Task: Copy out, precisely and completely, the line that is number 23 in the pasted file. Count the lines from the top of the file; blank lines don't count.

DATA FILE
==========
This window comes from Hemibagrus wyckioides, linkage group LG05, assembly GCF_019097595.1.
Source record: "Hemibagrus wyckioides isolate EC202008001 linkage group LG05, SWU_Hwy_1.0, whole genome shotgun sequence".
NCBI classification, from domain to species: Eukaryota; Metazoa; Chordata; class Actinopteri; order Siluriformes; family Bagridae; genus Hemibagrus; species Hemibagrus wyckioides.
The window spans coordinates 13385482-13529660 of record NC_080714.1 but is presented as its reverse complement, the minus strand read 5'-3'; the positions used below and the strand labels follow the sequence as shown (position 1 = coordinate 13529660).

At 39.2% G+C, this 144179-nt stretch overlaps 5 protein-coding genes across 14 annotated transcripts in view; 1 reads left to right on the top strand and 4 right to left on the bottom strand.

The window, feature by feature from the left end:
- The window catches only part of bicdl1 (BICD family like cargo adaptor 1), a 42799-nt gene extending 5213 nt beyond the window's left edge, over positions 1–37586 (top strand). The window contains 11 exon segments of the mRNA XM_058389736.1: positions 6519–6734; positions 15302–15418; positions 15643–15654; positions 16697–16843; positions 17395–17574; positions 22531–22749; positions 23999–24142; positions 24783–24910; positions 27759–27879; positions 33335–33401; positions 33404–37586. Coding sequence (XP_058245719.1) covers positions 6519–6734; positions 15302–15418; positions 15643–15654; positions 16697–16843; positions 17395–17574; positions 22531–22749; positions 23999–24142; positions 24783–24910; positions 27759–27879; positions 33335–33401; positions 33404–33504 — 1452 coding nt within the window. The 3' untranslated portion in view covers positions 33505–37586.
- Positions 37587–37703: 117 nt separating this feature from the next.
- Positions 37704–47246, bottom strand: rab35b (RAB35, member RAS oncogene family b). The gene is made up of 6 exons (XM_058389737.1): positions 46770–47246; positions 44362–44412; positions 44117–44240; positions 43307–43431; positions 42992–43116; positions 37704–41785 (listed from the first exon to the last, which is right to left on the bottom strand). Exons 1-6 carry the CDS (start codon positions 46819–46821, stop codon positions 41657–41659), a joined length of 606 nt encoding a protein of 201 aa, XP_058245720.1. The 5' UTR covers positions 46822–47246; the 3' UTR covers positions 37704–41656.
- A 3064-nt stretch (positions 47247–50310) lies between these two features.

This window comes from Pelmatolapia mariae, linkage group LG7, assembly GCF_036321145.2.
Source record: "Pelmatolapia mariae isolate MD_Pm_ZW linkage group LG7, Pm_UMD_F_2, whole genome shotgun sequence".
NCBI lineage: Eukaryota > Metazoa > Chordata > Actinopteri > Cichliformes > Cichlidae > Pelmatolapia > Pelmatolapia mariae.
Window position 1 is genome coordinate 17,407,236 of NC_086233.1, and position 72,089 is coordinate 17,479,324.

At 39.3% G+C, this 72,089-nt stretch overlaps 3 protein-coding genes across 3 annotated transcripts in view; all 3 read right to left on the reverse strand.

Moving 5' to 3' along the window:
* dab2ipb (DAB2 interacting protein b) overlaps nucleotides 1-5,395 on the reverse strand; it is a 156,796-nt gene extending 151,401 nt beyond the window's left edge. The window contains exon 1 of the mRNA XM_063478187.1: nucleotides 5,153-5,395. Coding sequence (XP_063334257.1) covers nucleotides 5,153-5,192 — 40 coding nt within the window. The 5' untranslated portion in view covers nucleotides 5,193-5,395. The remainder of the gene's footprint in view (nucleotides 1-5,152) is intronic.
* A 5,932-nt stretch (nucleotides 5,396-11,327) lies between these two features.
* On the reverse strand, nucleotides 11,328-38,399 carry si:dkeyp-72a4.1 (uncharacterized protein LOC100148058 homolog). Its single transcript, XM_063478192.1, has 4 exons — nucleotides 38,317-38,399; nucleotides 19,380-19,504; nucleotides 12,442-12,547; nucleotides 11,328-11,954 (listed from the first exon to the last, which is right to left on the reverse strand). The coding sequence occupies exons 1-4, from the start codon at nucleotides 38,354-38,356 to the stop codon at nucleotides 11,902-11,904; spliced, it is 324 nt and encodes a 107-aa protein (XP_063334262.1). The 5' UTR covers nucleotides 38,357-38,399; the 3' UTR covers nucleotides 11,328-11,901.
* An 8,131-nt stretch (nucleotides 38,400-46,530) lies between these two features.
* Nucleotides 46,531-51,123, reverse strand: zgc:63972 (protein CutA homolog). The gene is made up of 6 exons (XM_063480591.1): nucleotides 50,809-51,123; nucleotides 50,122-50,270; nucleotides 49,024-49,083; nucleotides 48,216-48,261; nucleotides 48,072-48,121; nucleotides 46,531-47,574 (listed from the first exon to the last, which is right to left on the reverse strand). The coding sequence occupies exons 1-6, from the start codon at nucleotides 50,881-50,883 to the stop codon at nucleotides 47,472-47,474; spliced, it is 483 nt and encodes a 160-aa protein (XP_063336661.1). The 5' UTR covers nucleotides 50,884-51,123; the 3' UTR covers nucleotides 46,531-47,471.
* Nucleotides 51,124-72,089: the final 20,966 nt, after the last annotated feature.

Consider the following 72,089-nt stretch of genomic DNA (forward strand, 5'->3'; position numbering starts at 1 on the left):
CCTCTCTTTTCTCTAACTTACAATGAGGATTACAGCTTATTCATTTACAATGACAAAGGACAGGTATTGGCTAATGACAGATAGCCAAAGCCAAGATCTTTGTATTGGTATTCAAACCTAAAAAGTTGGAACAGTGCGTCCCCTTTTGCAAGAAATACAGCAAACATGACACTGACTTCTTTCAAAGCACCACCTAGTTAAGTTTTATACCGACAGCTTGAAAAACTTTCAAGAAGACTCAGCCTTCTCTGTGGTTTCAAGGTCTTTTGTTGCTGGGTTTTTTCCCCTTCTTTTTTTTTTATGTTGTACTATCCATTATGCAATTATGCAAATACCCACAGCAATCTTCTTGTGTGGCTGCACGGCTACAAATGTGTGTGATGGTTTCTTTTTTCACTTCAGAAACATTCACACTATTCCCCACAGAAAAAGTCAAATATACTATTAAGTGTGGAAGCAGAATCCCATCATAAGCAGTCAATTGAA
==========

Consider the following 72,089-nt stretch of genomic DNA (forward strand, 5'->3'; position numbering starts at 1 on the left):